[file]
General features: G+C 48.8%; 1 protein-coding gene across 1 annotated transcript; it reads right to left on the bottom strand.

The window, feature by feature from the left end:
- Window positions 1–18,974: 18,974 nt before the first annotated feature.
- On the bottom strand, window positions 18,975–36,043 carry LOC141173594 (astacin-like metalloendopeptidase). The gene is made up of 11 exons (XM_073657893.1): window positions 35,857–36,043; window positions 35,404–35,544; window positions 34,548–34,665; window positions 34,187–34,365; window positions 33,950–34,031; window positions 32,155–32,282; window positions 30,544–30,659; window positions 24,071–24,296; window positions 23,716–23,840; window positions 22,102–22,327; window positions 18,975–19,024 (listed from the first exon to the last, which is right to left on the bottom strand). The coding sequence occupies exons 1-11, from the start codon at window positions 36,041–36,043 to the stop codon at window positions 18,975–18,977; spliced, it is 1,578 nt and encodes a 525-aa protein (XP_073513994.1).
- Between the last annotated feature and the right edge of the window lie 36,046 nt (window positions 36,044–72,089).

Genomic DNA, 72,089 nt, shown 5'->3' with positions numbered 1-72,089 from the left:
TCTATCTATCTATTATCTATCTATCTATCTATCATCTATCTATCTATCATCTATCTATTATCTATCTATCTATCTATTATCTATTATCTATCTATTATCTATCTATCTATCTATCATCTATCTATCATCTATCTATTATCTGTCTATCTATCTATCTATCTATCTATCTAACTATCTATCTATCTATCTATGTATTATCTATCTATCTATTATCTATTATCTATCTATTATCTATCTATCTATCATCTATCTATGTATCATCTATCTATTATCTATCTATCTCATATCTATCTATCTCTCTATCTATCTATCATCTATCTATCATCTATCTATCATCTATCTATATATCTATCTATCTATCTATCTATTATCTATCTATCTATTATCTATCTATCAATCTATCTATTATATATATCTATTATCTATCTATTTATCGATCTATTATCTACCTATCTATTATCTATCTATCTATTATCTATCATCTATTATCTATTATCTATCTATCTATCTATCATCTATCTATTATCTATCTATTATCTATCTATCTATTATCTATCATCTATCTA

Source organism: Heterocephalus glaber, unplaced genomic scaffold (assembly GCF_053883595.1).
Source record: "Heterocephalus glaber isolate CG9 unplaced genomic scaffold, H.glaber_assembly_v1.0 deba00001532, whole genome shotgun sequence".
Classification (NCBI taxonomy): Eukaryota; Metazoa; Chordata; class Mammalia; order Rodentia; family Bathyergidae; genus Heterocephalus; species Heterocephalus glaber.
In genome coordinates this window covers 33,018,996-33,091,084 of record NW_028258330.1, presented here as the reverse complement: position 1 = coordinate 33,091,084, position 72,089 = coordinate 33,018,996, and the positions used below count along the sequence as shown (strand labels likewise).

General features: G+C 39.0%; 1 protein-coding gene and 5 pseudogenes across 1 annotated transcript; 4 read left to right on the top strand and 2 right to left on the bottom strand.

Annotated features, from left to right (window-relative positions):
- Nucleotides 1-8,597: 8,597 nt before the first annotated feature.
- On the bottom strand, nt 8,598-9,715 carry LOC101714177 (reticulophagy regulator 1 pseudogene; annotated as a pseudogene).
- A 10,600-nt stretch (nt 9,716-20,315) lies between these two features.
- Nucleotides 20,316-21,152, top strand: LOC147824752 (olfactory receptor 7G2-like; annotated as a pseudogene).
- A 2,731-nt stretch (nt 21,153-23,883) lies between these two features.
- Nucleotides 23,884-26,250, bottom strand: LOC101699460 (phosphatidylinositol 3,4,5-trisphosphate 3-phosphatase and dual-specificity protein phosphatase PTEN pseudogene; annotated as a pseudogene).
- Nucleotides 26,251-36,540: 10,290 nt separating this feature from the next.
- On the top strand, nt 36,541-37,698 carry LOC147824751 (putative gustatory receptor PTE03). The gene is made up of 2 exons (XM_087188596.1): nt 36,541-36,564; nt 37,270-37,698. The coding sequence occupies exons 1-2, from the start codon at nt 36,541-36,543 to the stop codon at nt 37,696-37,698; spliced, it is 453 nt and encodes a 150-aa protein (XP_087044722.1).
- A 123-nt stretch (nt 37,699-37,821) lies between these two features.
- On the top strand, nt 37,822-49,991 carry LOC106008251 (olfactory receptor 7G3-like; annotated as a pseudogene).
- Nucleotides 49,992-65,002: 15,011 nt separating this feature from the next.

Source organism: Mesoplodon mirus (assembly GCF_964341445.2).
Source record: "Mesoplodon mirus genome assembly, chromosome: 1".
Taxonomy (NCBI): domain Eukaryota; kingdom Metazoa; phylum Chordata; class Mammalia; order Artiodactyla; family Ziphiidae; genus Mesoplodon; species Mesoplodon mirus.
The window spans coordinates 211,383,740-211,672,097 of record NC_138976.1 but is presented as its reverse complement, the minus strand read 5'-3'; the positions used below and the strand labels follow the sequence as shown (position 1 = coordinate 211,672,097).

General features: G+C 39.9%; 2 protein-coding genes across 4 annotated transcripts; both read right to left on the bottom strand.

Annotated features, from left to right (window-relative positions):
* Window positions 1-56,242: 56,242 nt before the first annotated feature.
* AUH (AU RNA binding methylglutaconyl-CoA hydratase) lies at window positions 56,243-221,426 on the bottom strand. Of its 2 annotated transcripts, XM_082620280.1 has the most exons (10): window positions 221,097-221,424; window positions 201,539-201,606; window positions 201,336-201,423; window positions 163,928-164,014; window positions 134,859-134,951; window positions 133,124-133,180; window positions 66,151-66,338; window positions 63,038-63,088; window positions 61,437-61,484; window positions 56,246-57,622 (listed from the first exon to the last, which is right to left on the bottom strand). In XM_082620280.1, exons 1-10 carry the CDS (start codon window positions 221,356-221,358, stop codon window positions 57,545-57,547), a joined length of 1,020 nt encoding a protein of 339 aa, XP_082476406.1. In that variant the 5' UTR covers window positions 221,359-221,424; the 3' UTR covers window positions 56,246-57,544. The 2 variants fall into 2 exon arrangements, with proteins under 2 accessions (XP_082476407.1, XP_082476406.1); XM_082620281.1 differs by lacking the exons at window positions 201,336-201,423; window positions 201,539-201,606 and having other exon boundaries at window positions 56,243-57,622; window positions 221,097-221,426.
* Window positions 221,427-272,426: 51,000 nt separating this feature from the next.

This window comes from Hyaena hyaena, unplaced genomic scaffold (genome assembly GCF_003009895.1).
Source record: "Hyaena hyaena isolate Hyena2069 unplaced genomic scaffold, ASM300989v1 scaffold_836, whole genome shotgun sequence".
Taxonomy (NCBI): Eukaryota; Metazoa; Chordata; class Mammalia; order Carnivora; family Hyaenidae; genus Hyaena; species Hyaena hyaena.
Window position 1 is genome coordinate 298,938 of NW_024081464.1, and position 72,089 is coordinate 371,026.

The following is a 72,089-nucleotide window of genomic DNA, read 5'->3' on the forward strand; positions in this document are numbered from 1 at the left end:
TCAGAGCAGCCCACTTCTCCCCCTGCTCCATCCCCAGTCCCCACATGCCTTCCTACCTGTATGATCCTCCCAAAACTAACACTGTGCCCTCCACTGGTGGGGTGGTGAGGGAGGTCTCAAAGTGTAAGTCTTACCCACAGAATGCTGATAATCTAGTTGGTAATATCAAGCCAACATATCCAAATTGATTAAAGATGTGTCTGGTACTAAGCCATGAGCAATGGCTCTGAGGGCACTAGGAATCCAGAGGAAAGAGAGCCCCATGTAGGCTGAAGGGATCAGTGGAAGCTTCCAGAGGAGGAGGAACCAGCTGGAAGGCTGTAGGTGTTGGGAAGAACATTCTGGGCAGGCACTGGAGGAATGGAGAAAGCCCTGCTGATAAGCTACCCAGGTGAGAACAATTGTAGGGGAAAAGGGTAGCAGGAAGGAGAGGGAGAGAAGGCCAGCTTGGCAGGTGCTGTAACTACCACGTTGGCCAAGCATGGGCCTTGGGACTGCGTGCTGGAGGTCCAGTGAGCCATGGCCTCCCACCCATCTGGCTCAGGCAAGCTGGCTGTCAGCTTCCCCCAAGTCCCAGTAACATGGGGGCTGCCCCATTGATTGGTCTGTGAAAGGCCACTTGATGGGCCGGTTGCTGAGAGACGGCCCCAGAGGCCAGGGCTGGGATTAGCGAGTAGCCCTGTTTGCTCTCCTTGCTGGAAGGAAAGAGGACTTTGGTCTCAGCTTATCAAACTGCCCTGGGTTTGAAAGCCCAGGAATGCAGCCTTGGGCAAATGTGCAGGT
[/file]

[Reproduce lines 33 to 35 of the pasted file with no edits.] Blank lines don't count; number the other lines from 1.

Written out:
* Window positions 221,427-272,426: 51,000 nt separating this feature from the next.

This window comes from Hyaena hyaena, unplaced genomic scaffold (genome assembly GCF_003009895.1).
Source record: "Hyaena hyaena isolate Hyena2069 unplaced genomic scaffold, ASM300989v1 scaffold_836, whole genome shotgun sequence".